pros and cons of irregular blocks

Discussion in 'What to buy' started by magloop, 14th Dec, 2019.

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  1. magloop

    magloop Member

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    hey everyone, im looking at this house on an irregular block as my first investment property. its an irregular block with 2 street frontages on 820m2 in a suburb with median house price of >700k. the block can be subdivided for future development with both having dual street frontages. are there any downsides to investing in an irregular block in a sought after suburb for eg: lower cg, building premiums for custom design, lower resale value after subdivision? id love to hear your thoughts. photos of current block and possible subdivision are attached. its a 1960s 5 bed 2 bath house with a flat roof in original condition that might require about 35k in aircon, carpet, paint and gutters to rent out. Screenshot_20191214_000703.jpg Screenshot_20191214_000627.jpg
     
  2. Thomacino

    Thomacino Well-Known Member

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    The site is hardly irregular, both proposed lots have two street frontages which from a design perspective has many options.
    The northern street looks slightly busier, perhaps a secondary arterial road?
     
    TMNT likes this.
  3. John_BridgeToBricks

    John_BridgeToBricks Buyer's Agent Business Member

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    Avoid.
     
  4. Brady

    Brady Well-Known Member

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    Do you know the property is that why you're saying avoid?

    Otherwise not really much substance to the post.

    To the OP I find irreglar shape blocks can be harder to sell, when you're selling the undeveloped vacant block.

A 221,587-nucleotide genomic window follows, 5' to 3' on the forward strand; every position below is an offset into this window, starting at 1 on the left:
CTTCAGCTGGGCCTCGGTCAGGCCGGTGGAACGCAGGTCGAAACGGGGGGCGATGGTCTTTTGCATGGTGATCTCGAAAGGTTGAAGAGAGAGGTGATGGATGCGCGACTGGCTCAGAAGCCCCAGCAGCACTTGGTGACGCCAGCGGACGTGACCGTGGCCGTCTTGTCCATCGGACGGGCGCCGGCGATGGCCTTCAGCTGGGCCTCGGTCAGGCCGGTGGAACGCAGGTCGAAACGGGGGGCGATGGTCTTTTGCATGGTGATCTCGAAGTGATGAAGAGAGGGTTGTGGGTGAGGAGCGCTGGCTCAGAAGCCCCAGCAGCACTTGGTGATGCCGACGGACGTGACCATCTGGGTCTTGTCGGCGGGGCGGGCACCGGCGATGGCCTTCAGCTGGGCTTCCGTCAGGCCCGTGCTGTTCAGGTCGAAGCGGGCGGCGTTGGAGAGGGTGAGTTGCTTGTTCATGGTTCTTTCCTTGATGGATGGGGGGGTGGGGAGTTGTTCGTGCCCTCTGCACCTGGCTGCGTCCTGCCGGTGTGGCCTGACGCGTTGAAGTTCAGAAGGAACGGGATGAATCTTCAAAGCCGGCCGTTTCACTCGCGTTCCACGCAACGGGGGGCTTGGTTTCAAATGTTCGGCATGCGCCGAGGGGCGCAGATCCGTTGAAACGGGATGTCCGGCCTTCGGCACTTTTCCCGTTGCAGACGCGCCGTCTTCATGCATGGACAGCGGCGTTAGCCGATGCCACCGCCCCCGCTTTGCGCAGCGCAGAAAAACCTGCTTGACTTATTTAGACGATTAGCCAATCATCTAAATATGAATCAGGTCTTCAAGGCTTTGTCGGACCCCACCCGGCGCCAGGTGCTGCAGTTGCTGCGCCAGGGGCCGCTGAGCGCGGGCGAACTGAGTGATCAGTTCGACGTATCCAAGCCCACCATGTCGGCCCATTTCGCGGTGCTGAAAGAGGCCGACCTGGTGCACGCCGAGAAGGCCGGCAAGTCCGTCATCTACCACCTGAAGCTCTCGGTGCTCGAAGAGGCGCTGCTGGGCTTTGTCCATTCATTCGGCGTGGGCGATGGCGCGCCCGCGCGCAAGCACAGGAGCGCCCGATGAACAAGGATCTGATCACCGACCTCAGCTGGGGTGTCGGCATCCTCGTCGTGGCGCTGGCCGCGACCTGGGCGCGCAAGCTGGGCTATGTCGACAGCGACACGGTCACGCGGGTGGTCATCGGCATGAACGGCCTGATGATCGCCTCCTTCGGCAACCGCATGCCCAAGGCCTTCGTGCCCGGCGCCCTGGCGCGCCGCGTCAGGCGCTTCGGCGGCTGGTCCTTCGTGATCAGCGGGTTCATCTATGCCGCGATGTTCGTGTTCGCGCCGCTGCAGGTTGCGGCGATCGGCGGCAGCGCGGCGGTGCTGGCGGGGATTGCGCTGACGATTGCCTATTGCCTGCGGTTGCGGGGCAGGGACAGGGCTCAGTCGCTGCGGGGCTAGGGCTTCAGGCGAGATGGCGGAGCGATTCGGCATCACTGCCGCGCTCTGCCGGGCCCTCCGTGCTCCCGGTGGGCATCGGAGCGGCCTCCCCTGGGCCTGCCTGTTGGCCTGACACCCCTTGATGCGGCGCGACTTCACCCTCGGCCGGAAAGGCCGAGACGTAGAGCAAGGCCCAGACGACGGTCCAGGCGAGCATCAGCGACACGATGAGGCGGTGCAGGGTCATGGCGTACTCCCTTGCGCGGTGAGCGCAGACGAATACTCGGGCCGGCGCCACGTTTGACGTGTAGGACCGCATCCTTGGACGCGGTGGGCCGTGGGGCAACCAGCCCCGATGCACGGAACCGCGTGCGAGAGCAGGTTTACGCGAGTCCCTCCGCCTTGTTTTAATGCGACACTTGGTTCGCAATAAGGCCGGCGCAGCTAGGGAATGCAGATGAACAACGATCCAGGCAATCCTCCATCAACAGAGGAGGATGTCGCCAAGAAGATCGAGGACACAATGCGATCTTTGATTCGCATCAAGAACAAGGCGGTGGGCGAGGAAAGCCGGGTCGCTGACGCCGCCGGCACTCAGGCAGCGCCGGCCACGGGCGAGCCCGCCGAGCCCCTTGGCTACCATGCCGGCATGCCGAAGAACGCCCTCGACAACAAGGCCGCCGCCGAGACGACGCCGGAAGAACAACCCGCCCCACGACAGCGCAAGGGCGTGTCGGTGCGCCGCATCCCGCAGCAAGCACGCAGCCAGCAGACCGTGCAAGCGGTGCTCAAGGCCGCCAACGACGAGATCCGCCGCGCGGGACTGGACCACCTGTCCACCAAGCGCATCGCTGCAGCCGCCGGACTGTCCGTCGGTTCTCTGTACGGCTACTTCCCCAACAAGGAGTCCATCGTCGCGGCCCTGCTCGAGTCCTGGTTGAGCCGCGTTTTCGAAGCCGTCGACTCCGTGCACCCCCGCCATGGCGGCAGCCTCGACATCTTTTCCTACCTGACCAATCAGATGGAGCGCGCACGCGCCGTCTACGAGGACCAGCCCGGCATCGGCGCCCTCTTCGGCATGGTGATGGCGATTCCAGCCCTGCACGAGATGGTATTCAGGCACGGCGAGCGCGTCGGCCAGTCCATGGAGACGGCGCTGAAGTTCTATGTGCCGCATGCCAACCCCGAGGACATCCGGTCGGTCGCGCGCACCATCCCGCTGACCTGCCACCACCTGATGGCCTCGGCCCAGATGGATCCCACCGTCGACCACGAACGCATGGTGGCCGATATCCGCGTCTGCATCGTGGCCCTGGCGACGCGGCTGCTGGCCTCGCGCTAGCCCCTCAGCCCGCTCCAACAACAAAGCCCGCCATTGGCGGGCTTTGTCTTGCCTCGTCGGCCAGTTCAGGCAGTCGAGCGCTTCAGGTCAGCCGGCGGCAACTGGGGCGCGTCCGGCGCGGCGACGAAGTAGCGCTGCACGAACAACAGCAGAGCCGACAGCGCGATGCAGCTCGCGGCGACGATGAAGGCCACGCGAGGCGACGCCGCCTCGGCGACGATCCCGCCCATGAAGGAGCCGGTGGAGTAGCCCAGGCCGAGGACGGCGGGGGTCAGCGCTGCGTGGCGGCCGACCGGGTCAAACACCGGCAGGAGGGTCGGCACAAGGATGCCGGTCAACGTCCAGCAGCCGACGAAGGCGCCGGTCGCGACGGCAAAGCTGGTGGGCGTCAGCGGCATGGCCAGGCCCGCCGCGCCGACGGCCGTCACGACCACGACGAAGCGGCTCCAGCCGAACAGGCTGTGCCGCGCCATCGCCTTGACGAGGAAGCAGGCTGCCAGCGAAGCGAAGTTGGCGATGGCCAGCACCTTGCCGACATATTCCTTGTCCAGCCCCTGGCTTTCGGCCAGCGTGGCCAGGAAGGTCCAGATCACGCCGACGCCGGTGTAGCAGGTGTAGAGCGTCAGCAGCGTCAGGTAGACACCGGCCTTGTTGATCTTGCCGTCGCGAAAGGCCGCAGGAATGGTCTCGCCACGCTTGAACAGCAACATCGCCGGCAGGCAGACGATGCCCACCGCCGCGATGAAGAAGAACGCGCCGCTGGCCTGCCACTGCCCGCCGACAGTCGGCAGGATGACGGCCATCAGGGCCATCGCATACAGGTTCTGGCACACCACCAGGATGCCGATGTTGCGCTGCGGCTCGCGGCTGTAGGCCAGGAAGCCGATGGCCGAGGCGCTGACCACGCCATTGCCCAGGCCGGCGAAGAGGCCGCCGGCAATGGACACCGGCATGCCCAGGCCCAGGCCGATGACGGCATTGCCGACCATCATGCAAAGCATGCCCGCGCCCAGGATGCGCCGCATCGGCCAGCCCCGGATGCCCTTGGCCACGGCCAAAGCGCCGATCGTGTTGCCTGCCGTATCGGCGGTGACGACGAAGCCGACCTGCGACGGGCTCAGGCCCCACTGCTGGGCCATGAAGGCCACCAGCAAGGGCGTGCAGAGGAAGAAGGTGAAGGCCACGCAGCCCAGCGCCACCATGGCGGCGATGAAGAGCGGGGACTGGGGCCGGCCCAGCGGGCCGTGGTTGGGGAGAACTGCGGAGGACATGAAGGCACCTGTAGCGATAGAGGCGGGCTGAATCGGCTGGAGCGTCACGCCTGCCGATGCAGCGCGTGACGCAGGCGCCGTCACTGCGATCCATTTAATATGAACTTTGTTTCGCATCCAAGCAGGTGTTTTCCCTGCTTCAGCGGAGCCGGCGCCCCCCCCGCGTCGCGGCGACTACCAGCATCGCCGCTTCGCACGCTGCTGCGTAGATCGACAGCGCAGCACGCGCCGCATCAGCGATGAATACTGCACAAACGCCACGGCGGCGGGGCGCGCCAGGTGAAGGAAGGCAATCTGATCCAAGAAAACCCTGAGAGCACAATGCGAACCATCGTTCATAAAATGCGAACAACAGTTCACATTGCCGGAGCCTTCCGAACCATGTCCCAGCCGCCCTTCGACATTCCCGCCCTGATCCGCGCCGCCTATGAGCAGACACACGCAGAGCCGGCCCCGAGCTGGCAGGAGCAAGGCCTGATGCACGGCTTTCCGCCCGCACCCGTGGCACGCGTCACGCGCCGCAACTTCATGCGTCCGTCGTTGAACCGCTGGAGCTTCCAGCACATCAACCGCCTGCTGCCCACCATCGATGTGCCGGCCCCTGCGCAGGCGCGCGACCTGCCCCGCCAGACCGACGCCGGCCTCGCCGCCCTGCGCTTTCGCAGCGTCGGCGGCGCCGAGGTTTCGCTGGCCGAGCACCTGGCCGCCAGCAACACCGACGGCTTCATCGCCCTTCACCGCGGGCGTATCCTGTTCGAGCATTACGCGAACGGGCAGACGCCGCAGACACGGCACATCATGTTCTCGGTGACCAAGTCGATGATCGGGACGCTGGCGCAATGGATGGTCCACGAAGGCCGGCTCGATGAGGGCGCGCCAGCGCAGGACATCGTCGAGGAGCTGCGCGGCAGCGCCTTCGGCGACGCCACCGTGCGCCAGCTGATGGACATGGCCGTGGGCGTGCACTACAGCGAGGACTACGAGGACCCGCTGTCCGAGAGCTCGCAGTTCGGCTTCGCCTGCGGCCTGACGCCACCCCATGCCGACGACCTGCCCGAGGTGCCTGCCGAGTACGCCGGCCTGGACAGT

Often find that people don't use imagination and can't picture how a property would work.

    So would ensure you have some plans for what could work if you're selling the blocks

    Similar with smaller blocks, often people think will result in tiny house

    But with good design, nice built house people will often look past the land size if it's not obvious
     
  5. John_BridgeToBricks

    John_BridgeToBricks Buyer's Agent Business Member

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    Look, you can make anything work with a good architect of course. So yes, you are right about that.

    Most people don't buy loads of real estate in their lives - they buy a hand full of assets at most, and they need to make this work from a wealth creation perspective.

    So if you are specifically looking for a development block, and assuming you aren't going to buy that many in your life, I would suggest buying something that will maximise your opportunities and minimise your hassles as much as possible. It's "cheap chasing" otherwise.
     
    QldKoolies likes this.
  6. Paul@PAS

    [email protected] Tax, Accounting + SMSF + All things Property Tax Business Plus Member

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    I am with you on that.

    The corner lot has approx 135 linear metres of edging every time you mow the block
    And approx 70m2 of nature strip to mow and keep tidy and water ?
    And around 70linear metres of fence that must also be splayed and built at you own cost.

    The apparent 488m2 is far less when setbacks etc are encountered for fences and setback from the street alignment. And dont assume your house will be allowed to face either way or have access to both roads. The close alignment at the fence may limit windows affecting bedrooms. I would be seeking a TP views
     
    George Smiley likes this.
  7. QldKoolies

    QldKoolies Well-Known Member

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    There’s so many downsides but I had a laugh that the one at the top of your list was edging. PTSD from a Jims Mowing business?
     

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